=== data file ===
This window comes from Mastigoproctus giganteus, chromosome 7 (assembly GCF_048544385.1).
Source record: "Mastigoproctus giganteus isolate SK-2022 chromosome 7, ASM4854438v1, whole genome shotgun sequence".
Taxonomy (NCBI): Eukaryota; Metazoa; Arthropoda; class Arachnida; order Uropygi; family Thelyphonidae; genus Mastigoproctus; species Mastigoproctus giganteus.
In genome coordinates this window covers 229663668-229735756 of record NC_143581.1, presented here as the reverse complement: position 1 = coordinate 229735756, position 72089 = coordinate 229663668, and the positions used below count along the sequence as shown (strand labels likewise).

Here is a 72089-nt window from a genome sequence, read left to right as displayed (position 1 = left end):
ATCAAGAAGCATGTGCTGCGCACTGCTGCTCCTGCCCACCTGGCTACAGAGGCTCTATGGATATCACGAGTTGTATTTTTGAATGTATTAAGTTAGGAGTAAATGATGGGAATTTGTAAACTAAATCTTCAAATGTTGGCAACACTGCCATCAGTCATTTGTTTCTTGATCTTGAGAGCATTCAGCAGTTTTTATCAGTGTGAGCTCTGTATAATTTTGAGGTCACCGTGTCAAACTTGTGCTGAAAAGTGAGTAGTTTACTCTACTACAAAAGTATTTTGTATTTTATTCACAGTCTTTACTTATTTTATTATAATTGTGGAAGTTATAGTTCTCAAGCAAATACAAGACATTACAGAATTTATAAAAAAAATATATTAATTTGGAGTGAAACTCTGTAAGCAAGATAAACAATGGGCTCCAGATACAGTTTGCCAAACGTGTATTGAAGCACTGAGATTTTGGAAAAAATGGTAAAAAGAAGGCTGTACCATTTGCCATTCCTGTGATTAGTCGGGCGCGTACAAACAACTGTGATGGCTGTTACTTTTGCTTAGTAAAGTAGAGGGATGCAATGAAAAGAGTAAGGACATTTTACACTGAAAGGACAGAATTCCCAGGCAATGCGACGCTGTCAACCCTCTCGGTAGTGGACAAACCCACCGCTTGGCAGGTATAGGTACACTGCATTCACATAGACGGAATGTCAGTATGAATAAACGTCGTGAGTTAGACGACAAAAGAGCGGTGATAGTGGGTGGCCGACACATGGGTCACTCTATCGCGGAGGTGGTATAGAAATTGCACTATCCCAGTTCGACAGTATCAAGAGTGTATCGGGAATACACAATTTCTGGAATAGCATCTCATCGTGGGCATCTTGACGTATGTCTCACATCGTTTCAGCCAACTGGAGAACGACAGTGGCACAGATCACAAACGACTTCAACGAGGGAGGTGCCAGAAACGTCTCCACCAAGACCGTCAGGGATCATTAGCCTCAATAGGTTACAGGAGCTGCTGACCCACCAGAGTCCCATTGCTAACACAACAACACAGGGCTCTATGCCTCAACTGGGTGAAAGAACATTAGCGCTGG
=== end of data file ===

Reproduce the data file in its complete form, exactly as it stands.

This window comes from Mastigoproctus giganteus, chromosome 7 (assembly GCF_048544385.1).
Source record: "Mastigoproctus giganteus isolate SK-2022 chromosome 7, ASM4854438v1, whole genome shotgun sequence".
Taxonomy (NCBI): Eukaryota; Metazoa; Arthropoda; class Arachnida; order Uropygi; family Thelyphonidae; genus Mastigoproctus; species Mastigoproctus giganteus.
In genome coordinates this window covers 229663668-229735756 of record NC_143581.1, presented here as the reverse complement: position 1 = coordinate 229735756, position 72089 = coordinate 229663668, and the positions used below count along the sequence as shown (strand labels likewise).

Here is a 72089-nt window from a genome sequence, read left to right as displayed (position 1 = left end):
ATCAAGAAGCATGTGCTGCGCACTGCTGCTCCTGCCCACCTGGCTACAGAGGCTCTATGGATATCACGAGTTGTATTTTTGAATGTATTAAGTTAGGAGTAAATGATGGGAATTTGTAAACTAAATCTTCAAATGTTGGCAACACTGCCATCAGTCATTTGTTTCTTGATCTTGAGAGCATTCAGCAGTTTTTATCAGTGTGAGCTCTGTATAATTTTGAGGTCACCGTGTCAAACTTGTGCTGAAAAGTGAGTAGTTTACTCTACTACAAAAGTATTTTGTATTTTATTCACAGTCTTTACTTATTTTATTATAATTGTGGAAGTTATAGTTCTCAAGCAAATACAAGACATTACAGAATTTATAAAAAAAATATATTAATTTGGAGTGAAACTCTGTAAGCAAGATAAACAATGGGCTCCAGATACAGTTTGCCAAACGTGTATTGAAGCACTGAGATTTTGGAAAAAATGGTAAAAAGAAGGCTGTACCATTTGCCATTCCTGTGATTAGTCGGGCGCGTACAAACAACTGTGATGGCTGTTACTTTTGCTTAGTAAAGTAGAGGGATGCAATGAAAAGAGTAAGGACATTTTACACTGAAAGGACAGAATTCCCAGGCAATGCGACGCTGTCAACCCTCTCGGTAGTGGACAAACCCACCGCTTGGCAGGTATAGGTACACTGCATTCACATAGACGGAATGTCAGTATGAATAAACGTCGTGAGTTAGACGACAAAAGAGCGGTGATAGTGGGTGGCCGACACATGGGTCACTCTATCGCGGAGGTGGTATAGAAATTGCACTATCCCAGTTCGACAGTATCAAGAGTGTATCGGGAATACACAATTTCTGGAATAGCATCTCATCGTGGGCATCTTGACGTATGTCTCACATCGTTTCAGCCAACTGGAGAACGACAGTGGCACAGATCACAAACGACTTCAACGAGGGAGGTGCCAGAAACGTCTCCACCAAGACCGTCAGGGATCATTAGCCTCAATAGGTTACAGGAGCTGCTGACCCACCAGAGTCCCATTGCTAACACAACAACACAGGGCTCTATGCCTCAACTGGGTGAAAGAACATTAGCGCTGG